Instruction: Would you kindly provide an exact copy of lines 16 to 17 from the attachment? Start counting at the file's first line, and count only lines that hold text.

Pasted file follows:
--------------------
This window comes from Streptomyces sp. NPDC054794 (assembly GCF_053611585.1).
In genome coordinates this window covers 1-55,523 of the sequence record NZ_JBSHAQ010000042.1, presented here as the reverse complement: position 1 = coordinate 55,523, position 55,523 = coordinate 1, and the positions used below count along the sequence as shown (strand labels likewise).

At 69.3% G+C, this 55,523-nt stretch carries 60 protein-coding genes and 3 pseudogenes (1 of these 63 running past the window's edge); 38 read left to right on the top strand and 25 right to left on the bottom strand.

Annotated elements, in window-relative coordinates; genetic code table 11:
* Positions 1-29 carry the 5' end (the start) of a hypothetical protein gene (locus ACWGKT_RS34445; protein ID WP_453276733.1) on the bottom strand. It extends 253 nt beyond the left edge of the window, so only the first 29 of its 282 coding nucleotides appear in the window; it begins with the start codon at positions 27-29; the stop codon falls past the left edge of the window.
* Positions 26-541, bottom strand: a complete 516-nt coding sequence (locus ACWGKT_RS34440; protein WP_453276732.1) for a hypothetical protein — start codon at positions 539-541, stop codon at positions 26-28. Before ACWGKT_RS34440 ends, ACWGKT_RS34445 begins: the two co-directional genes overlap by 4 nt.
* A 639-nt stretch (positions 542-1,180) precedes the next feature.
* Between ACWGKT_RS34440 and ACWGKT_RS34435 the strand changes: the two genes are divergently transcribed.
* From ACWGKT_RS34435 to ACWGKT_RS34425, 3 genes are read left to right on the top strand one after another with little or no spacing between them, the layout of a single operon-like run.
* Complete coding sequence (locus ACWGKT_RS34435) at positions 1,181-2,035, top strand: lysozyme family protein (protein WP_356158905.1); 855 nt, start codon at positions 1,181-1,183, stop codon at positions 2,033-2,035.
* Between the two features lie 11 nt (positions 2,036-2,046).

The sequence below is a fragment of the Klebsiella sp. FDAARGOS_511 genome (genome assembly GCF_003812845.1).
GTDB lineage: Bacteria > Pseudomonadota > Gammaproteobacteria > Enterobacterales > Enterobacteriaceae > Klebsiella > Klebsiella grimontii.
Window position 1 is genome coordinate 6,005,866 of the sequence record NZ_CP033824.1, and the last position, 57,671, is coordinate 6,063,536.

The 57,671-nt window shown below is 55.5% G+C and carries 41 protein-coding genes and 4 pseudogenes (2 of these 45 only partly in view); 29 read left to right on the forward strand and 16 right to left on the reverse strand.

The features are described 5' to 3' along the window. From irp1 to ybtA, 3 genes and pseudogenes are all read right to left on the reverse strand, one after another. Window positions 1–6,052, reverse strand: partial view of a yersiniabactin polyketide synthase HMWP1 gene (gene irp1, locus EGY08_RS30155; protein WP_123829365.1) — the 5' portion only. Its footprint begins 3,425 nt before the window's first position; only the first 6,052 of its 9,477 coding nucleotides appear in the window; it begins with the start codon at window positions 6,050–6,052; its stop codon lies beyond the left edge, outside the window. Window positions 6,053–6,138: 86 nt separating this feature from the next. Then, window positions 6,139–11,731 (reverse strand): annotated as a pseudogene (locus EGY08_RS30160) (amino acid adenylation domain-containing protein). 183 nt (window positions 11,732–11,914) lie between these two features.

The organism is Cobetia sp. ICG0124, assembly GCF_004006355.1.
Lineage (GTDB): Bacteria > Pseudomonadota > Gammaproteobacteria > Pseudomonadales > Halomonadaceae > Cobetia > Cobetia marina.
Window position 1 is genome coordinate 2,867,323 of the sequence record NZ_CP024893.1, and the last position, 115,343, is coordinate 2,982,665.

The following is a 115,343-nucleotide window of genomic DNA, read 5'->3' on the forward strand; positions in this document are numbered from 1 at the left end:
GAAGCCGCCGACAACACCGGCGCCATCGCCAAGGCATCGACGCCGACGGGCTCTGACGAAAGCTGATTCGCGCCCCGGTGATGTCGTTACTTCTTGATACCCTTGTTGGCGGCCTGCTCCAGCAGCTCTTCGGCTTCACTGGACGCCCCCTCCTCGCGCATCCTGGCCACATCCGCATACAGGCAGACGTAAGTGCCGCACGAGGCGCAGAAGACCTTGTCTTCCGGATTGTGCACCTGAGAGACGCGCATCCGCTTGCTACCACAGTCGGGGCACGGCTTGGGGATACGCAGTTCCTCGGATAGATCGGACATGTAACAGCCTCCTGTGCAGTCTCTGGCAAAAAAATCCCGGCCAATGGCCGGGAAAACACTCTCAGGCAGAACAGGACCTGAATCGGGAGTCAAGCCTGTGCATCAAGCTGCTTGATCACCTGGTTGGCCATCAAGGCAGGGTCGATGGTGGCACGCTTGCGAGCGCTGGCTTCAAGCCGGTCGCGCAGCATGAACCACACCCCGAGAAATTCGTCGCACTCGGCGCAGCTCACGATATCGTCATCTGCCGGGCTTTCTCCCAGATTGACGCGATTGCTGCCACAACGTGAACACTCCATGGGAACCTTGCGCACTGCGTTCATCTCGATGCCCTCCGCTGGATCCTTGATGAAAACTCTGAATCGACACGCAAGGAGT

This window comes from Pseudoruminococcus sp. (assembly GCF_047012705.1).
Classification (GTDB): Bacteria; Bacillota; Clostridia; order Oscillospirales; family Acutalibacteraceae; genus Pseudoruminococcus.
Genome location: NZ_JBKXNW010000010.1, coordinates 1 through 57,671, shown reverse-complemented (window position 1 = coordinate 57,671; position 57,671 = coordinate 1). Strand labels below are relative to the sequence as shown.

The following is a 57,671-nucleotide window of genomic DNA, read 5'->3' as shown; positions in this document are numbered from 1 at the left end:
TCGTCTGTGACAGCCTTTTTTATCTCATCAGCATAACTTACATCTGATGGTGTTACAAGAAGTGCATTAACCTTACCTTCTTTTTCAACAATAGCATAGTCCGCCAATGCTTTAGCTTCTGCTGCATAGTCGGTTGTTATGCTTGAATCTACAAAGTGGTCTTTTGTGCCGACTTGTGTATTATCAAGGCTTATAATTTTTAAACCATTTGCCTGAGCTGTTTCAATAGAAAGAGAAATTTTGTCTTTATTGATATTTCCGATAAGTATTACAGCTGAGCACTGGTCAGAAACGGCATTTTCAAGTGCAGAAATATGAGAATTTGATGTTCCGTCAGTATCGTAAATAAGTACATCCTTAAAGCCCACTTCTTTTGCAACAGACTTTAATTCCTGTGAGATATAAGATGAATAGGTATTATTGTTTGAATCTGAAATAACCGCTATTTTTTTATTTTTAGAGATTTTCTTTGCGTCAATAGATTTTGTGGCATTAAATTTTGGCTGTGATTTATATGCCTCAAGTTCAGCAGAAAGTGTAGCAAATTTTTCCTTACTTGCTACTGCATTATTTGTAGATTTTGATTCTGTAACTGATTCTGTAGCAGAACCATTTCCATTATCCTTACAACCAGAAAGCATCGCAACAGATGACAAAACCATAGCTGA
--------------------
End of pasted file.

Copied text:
The features are described 5' to 3' along the window. From irp1 to ybtA, 3 genes and pseudogenes are all read right to left on the reverse strand, one after another. Window positions 1–6,052, reverse strand: partial view of a yersiniabactin polyketide synthase HMWP1 gene (gene irp1, locus EGY08_RS30155; protein WP_123829365.1) — the 5' portion only. Its footprint begins 3,425 nt before the window's first position; only the first 6,052 of its 9,477 coding nucleotides appear in the window; it begins with the start codon at window positions 6,050–6,052; its stop codon lies beyond the left edge, outside the window. Window positions 6,053–6,138: 86 nt separating this feature from the next. Then, window positions 6,139–11,731 (reverse strand): annotated as a pseudogene (locus EGY08_RS30160) (amino acid adenylation domain-containing protein). 183 nt (window positions 11,732–11,914) lie between these two features.

The organism is Cobetia sp. ICG0124, assembly GCF_004006355.1.